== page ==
What can we learn about urban air quality with regard to the first outbreak of the COVID-19 pandemic? A case study from central Europe.

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From: Atmospheric Chemistry and Physics(Vol. 20, Issue 24)
Publisher: Copernicus GmbH
Document Type: Case study; Brief article
Length: 367 words

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Abstract :

Motor vehicle road traffic in central Budapest was reduced by approximately 50 % of its ordinary level for several weeks as a consequence of various limitation measures introduced to mitigate the first outbreak of the COVID-19 pandemic in 2020. The situation was utilised to assess the real potentials of urban traffic on air quality. Concentrations of NO, NO.sub.2, CO, O.sub.3, SO.sub.2 and particulate matter (PM) mass, which are ordinarily monitored in cities for air quality considerations, aerosol particle number size distributions, which are not rarely measured continuously on longer runs for research purposes, and meteorological properties usually available were collected and jointly evaluated in different pandemic phases. The largest changes occurred over the severest limitations (partial lockdown in the Restriction phase from 28 March to 17 May 2020). Concentrations of NO, NO.sub.2, CO, total particle number (N.sub.6-1000) and particles with a diameter 100 nm declined by 68 %, 46 %, 27 %, 24 % and 28 %, respectively, in 2020 with respect to the average reference year comprising 2017-2019. Their quantification was based on both relative difference and standardised anomaly. The change rates expressed as relative concentration difference due to relative reduction in traffic intensity for NO, NO.sub.2, N.sub.6-1000 and CO were 0.63, 0.57, 0.40 and 0.22 (%/%), respectively. Of the pollutants which reacted in a sensitive manner to the change in vehicle circulation, it is the NO.sub.2 that shows the most frequent exceedance of the health limits. Intentional tranquillising of the vehicle flow has considerable potential for improving the air quality. At the same time, the concentration levels of PM.sub.10 mass, which is the most critical pollutant in many European cities including Budapest, did not seem to be largely affected by vehicles. Concentrations of O.sub.3 concurrently showed an increasing tendency with lower traffic, which was explained by its complex reaction mechanism. Modelling calculations indicated that spatial gradients of NO and NO.sub.2 within the city became further enhanced by reduced vehicle flow.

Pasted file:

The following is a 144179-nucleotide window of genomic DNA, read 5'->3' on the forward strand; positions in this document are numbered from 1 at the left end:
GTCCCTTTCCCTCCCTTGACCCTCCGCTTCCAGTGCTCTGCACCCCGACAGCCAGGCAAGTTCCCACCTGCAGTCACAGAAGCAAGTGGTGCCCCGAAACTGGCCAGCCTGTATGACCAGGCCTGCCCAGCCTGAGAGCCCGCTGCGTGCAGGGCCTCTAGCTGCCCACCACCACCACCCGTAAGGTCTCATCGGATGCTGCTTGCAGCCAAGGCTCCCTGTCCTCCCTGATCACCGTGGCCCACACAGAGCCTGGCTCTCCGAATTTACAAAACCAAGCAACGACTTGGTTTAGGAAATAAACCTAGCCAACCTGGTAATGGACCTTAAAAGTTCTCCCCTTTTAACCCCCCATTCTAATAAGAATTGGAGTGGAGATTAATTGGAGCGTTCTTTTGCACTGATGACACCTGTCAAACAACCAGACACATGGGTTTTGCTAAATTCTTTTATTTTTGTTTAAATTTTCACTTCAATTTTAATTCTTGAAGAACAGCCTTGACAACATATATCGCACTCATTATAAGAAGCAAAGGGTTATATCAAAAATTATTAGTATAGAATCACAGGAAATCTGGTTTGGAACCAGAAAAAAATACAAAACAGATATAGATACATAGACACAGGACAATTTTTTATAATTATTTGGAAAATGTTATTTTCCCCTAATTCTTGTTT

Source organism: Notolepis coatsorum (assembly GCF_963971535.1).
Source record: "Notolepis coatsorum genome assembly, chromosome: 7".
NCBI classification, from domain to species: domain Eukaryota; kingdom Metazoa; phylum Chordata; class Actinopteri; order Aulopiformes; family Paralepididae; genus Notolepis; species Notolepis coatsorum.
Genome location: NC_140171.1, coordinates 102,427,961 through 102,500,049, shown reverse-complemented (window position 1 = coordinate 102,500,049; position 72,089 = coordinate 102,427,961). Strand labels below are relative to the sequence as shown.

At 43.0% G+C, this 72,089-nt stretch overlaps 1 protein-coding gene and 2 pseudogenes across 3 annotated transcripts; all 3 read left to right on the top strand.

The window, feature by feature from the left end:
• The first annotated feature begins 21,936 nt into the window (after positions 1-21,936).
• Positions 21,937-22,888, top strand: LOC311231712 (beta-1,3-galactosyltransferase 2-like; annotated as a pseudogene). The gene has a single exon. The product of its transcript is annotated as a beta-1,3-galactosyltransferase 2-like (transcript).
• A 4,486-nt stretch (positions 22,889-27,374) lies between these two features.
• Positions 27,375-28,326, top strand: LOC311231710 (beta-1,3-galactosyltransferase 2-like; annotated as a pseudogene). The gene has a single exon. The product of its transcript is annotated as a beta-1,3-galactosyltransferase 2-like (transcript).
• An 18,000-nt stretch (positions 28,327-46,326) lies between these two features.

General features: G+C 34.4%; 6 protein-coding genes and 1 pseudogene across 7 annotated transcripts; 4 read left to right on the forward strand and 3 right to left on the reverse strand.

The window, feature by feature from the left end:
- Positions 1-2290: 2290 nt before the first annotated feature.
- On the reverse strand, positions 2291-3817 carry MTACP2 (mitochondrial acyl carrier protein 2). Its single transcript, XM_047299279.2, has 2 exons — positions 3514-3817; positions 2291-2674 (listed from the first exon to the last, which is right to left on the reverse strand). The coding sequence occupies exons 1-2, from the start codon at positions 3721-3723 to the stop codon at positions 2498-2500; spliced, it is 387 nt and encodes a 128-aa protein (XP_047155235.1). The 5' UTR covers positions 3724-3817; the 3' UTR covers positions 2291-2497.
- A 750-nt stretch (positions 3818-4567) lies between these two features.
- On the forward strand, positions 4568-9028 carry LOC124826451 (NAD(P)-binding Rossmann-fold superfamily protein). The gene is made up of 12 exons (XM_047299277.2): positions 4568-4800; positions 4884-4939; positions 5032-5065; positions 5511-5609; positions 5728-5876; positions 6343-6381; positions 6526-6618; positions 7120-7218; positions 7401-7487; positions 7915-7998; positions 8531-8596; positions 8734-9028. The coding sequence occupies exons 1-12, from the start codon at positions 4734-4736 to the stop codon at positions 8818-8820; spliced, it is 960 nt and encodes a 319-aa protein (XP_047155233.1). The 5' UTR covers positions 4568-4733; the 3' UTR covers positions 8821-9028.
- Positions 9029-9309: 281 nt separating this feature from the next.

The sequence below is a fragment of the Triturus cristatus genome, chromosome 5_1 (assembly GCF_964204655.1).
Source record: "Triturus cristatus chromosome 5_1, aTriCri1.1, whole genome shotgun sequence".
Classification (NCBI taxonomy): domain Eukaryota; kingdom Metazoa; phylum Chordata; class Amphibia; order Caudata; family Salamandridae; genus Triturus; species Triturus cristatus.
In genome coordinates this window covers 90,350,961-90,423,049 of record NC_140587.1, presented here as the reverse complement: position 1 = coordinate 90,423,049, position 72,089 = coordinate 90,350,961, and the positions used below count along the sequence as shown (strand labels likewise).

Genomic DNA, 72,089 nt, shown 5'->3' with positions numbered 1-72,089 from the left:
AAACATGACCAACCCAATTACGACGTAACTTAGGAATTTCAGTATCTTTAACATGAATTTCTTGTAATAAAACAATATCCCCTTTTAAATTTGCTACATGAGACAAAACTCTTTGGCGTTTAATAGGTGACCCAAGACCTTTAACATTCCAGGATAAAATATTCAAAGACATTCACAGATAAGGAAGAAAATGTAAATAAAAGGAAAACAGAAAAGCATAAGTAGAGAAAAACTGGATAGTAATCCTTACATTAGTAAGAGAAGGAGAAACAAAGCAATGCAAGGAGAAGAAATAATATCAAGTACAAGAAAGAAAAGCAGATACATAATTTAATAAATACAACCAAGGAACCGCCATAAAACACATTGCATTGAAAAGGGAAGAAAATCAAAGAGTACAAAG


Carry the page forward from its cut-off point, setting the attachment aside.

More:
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Gale Document Number: GALE|A645379944